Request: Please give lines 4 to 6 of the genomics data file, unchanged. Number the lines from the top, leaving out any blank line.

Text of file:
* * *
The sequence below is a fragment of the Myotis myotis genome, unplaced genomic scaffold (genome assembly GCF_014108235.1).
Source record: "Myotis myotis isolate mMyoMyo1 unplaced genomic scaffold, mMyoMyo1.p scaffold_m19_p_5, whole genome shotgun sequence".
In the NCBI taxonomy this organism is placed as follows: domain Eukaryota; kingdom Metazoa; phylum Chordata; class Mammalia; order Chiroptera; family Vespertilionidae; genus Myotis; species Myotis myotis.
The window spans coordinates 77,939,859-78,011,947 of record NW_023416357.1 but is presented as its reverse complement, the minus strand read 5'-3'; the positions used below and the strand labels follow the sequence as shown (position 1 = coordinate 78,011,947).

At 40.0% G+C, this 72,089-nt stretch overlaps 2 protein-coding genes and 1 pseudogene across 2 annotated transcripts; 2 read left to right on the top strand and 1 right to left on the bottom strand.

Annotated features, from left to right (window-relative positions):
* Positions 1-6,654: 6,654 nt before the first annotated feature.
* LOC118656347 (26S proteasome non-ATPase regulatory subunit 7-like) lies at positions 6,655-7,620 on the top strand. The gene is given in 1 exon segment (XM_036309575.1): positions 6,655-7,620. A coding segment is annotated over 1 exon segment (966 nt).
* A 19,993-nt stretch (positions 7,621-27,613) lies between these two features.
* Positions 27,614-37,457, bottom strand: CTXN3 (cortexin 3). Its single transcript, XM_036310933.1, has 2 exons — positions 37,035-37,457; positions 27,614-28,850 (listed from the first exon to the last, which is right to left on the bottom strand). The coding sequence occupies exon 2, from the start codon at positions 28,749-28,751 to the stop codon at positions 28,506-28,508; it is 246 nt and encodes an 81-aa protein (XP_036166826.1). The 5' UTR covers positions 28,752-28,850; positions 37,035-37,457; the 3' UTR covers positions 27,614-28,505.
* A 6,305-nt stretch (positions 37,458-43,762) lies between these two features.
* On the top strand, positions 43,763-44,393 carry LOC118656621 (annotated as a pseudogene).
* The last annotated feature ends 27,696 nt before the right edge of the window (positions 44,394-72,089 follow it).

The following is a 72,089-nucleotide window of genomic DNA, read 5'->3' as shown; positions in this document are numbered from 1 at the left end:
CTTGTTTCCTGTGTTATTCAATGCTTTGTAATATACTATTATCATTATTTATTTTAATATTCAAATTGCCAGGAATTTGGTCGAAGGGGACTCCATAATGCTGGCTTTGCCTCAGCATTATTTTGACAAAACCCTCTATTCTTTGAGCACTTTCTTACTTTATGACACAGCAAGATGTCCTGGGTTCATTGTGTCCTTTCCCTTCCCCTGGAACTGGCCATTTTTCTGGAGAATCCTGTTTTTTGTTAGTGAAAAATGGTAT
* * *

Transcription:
The window spans coordinates 77,939,859-78,011,947 of record NW_023416357.1 but is presented as its reverse complement, the minus strand read 5'-3'; the positions used below and the strand labels follow the sequence as shown (position 1 = coordinate 78,011,947).

At 40.0% G+C, this 72,089-nt stretch overlaps 2 protein-coding genes and 1 pseudogene across 2 annotated transcripts; 2 read left to right on the top strand and 1 right to left on the bottom strand.

Annotated features, from left to right (window-relative positions):